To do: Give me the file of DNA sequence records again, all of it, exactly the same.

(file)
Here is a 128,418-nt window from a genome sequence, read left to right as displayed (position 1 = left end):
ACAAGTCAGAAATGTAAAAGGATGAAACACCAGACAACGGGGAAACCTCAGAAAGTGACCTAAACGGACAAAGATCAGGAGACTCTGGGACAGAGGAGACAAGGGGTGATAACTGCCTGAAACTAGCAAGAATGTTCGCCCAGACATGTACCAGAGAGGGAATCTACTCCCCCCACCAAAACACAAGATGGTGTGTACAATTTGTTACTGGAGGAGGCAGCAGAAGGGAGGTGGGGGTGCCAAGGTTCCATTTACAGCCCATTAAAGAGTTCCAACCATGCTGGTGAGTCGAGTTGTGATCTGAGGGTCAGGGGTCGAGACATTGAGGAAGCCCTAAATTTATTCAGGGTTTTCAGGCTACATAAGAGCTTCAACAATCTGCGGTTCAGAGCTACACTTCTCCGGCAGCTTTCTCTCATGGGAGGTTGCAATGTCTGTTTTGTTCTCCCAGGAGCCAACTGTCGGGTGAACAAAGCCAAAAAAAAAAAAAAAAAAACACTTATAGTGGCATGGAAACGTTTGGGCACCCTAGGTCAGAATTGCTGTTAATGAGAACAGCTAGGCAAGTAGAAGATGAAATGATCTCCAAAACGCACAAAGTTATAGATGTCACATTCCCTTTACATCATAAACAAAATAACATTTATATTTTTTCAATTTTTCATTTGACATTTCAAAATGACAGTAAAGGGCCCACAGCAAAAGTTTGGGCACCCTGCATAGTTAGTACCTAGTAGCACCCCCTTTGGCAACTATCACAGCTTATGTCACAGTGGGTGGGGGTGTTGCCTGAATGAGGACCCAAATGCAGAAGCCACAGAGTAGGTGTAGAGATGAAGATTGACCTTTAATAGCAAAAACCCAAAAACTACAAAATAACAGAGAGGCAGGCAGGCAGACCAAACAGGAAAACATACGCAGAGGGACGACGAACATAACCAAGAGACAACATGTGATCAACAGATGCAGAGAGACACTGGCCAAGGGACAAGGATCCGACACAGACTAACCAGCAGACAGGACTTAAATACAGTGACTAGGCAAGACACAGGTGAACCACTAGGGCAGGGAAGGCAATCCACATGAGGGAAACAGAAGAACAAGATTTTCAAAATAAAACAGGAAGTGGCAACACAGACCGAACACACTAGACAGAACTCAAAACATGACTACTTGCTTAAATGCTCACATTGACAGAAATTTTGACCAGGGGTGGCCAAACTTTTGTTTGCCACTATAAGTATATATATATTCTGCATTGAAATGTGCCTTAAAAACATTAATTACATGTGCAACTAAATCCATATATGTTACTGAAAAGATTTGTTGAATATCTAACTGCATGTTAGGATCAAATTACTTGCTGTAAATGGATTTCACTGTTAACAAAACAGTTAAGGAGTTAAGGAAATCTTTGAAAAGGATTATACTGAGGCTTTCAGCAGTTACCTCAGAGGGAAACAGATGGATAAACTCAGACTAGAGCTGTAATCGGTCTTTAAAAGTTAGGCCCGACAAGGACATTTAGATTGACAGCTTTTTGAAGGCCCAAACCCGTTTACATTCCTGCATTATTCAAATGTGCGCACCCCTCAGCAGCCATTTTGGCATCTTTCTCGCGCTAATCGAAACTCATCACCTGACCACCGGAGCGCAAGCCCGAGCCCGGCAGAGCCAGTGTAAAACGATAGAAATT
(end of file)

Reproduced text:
Here is a 128,418-nt window from a genome sequence, read left to right as displayed (position 1 = left end):
ACAAGTCAGAAATGTAAAAGGATGAAACACCAGACAACGGGGAAACCTCAGAAAGTGACCTAAACGGACAAAGATCAGGAGACTCTGGGACAGAGGAGACAAGGGGTGATAACTGCCTGAAACTAGCAAGAATGTTCGCCCAGACATGTACCAGAGAGGGAATCTACTCCCCCCACCAAAACACAAGATGGTGTGTACAATTTGTTACTGGAGGAGGCAGCAGAAGGGAGGTGGGGGTGCCAAGGTTCCATTTACAGCCCATTAAAGAGTTCCAACCATGCTGGTGAGTCGAGTTGTGATCTGAGGGTCAGGGGTCGAGACATTGAGGAAGCCCTAAATTTATTCAGGGTTTTCAGGCTACATAAGAGCTTCAACAATCTGCGGTTCAGAGCTACACTTCTCCGGCAGCTTTCTCTCATGGGAGGTTGCAATGTCTGTTTTGTTCTCCCAGGAGCCAACTGTCGGGTGAACAAAGCCAAAAAAAAAAAAAAAAAAACACTTATAGTGGCATGGAAACGTTTGGGCACCCTAGGTCAGAATTGCTGTTAATGAGAACAGCTAGGCAAGTAGAAGATGAAATGATCTCCAAAACGCACAAAGTTATAGATGTCACATTCCCTTTACATCATAAACAAAATAACATTTATATTTTTTCAATTTTTCATTTGACATTTCAAAATGACAGTAAAGGGCCCACAGCAAAAGTTTGGGCACCCTGCATAGTTAGTACCTAGTAGCACCCCCTTTGGCAACTATCACAGCTTATGTCACAGTGGGTGGGGGTGTTGCCTGAATGAGGACCCAAATGCAGAAGCCACAGAGTAGGTGTAGAGATGAAGATTGACCTTTAATAGCAAAAACCCAAAAACTACAAAATAACAGAGAGGCAGGCAGGCAGACCAAACAGGAAAACATACGCAGAGGGACGACGAACATAACCAAGAGACAACATGTGATCAACAGATGCAGAGAGACACTGGCCAAGGGACAAGGATCCGACACAGACTAACCAGCAGACAGGACTTAAATACAGTGACTAGGCAAGACACAGGTGAACCACTAGGGCAGGGAAGGCAATCCACATGAGGGAAACAGAAGAACAAGATTTTCAAAATAAAACAGGAAGTGGCAACACAGACCGAACACACTAGACAGAACTCAAAACATGACTACTTGCTTAAATGCTCACATTGACAGAAATTTTGACCAGGGGTGGCCAAACTTTTGTTTGCCACTATAAGTATATATATATTCTGCATTGAAATGTGCCTTAAAAACATTAATTACATGTGCAACTAAATCCATATATGTTACTGAAAAGATTTGTTGAATATCTAACTGCATGTTAGGATCAAATTACTTGCTGTAAATGGATTTCACTGTTAACAAAACAGTTAAGGAGTTAAGGAAATCTTTGAAAAGGATTATACTGAGGCTTTCAGCAGTTACCTCAGAGGGAAACAGATGGATAAACTCAGACTAGAGCTGTAATCGGTCTTTAAAAGTTAGGCCCGACAAGGACATTTAGATTGACAGCTTTTTGAAGGCCCAAACCCGTTTACATTCCTGCATTATTCAAATGTGCGCACCCCTCAGCAGCCATTTTGGCATCTTTCTCGCGCTAATCGAAACTCATCACCTGACCACCGGAGCGCAAGCCCGAGCCCGGCAGAGCCAGTGTAAAACGATAGAAATT